Reasons to agree
- Romney ran businesses (Bain Capital and Bain Consulting) that bought poorly ran companies and turned them around.
- Barack Obama is running the country poorly.
- The country will need a massive turnaround in 2012.
Reasons to agree
These transcripts and videos have a tendency to go away, so I am trying to document some stuff.
June 1, 2007
Borg: it's still early but even so, recent polling has to be good news for republican presidential candidate Mitt Romney. The former Massachusetts governor has shot to the top in "the Des Moines register's" latest poll, leading two other front runners, Arizona senator john McCain and former New York City mayor Rudy Giuliani. Mr. Romney's name hit the headlines early in the century for taking over as president and CEO of Salt Lake city's organizing committee for the 2002 winter Olympic games, leading that event out of scandal and financial crisis. He was then elected governor of Massachusetts in 2002. He served one term, didn't seek reelection, left office last January to run for president. There's a legacy of business and politics in his family. His father, the late George Romney, chaired American motors corporation. He was a three-term governor of Michigan, and he also ran for the republican presidential nomination, lost to Richard Nixon in 1968. Mr. Romney, welcome to "Iowa press."
ROMNEY: thanks, dean. Good to be with you.
Borg: and you know the two gentlemen across the table from the campaign trail.
ROMNEY: I certainly do. David and Michael are all over the Iowa countryside.
Borg: that's right. And that's good because they know the questions to be asking you. It's Dave Yepsen, political columnist for "the Des Moines register," and "associated press" senior political writer mike glover.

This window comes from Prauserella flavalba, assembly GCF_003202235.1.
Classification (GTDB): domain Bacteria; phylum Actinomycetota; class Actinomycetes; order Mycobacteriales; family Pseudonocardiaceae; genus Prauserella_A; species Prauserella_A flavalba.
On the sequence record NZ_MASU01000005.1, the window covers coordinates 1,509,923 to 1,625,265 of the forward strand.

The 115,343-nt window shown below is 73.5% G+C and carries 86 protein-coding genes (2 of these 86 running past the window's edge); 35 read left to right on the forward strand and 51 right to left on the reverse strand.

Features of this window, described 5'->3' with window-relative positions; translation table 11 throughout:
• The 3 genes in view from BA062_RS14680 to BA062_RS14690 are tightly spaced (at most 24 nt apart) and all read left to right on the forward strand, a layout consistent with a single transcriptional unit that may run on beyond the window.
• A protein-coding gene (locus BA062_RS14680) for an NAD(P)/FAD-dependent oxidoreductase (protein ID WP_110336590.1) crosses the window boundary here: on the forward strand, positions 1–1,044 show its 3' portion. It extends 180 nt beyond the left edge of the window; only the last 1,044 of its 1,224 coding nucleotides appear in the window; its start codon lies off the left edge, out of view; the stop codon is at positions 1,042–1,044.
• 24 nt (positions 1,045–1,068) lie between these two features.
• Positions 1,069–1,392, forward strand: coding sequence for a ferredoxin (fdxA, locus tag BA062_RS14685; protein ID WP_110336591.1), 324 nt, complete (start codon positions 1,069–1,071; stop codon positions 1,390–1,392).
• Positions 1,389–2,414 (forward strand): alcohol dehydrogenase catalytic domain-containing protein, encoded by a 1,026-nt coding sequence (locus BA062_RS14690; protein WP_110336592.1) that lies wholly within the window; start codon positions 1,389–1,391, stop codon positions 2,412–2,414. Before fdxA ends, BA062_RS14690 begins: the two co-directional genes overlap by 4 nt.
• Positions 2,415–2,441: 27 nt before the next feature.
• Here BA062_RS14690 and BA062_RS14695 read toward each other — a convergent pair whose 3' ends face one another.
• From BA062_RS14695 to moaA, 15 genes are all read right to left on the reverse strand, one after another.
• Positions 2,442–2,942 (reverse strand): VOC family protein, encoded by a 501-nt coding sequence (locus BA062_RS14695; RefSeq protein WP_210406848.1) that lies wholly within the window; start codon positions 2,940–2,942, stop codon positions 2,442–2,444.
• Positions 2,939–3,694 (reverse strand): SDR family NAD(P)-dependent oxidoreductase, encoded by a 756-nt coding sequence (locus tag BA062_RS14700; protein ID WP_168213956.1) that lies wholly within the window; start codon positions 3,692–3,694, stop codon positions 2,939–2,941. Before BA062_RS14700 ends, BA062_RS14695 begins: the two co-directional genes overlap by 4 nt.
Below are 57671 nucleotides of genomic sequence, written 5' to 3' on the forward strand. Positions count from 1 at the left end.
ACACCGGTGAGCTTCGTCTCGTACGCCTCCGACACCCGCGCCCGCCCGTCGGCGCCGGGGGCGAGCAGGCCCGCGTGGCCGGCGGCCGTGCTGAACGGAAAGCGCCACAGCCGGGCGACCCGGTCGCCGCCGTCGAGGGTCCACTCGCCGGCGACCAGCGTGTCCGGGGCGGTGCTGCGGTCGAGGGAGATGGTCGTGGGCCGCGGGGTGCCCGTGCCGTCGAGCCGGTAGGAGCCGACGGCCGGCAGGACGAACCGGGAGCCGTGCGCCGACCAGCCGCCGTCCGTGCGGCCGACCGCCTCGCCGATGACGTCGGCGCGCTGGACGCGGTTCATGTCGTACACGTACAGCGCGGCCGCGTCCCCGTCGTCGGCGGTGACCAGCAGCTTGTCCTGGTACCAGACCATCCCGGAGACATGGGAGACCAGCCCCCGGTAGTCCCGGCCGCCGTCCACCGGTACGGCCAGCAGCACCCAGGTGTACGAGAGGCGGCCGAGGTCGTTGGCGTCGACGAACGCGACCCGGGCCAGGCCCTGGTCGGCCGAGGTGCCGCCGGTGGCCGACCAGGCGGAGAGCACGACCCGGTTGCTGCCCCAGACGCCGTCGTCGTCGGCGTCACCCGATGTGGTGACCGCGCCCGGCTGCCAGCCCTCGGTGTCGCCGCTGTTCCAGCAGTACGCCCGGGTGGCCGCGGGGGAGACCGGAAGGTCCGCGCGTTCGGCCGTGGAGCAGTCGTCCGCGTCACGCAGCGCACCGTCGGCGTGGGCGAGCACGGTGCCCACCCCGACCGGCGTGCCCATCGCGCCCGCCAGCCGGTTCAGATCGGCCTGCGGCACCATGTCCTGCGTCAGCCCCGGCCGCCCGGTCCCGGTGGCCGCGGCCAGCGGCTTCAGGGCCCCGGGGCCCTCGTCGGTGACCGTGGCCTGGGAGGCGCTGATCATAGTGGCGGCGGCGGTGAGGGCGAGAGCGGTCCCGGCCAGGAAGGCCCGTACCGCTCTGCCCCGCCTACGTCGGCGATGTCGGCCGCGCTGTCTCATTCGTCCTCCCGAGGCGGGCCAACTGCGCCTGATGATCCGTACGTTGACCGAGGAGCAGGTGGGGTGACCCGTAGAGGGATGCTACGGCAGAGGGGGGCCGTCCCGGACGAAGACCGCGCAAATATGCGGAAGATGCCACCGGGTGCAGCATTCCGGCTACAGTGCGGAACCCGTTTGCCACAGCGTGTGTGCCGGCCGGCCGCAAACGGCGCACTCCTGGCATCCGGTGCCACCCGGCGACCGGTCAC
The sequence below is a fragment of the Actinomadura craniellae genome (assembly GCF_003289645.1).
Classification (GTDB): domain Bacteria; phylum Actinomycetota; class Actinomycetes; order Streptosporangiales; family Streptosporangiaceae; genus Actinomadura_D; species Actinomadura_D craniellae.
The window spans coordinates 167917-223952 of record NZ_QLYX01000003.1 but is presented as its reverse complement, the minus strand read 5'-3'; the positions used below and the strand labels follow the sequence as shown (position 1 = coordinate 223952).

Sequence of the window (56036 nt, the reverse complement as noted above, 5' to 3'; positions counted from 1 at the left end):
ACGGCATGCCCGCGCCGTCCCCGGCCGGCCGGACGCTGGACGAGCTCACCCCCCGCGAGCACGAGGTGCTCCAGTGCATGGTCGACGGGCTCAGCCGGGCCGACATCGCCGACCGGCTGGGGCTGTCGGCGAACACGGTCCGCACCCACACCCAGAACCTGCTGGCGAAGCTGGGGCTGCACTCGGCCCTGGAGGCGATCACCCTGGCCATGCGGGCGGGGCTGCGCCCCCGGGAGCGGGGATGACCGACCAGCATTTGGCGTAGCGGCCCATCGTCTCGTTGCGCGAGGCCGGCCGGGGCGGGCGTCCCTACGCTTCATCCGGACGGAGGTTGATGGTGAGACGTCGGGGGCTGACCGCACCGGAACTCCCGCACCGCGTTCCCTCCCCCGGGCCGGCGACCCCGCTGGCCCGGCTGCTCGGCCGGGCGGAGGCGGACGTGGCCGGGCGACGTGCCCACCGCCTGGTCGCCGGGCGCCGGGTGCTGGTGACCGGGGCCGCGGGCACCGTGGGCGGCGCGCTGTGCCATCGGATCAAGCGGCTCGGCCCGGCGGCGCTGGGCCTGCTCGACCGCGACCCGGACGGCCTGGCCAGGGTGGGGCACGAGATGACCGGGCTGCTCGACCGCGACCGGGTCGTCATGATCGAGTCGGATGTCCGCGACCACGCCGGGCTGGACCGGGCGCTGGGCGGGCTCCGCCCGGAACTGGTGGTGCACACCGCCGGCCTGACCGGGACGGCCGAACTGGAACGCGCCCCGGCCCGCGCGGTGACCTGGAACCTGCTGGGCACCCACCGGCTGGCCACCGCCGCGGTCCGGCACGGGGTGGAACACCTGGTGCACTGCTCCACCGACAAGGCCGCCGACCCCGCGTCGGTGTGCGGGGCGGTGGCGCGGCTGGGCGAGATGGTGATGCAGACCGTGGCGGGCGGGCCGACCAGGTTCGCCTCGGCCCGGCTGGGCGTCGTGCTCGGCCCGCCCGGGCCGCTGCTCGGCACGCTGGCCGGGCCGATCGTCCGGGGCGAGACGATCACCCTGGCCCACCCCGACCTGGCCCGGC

Glover: governor, you are running for the republican presidential nomination, but one person that's getting a lot of mention these days is someone who is speculating about it, and that's former senator and actor Fred Thompson. If he gets in the race, what impact does that have on it?
ROMNEY: well, I’m probably not a good political pundit to know what's going to happen precisely, but I can tell you that he's a good man. He served as well as a senator. My only comment is come on in, the water's fine. I think he'll make the race more interesting. It's a challenge to get in a presidential race, but he's got good ideas. And after all, he puts bad people in jail every week on "law and order," so that will give him a good start.
Glover: one of things you have tried to do and one of the ways that may impact on your race is you've positioned yourself as the conservative in the republican field. Doesn't he take that option away from you?
ROMNEY: well, I think everybody in the republican field is conservative and establishes their conservative bona fides. In my own case, I have a record as a governor over four years. People can look at my record, and the positions I take as president are very much the same as the positions I’ve taken as a governor. So we'll look at each other's records, and some are more conservative than others. I don't think I’m the most conservative on every single issue, by any means. But people will get to know us and decide if we have the character and the vision to lead America in a direction that, frankly, is different than we've been led over the last couple of decades. We've got some changes we're going to have to make if we're going to stand up to the challenges that we face as a nation.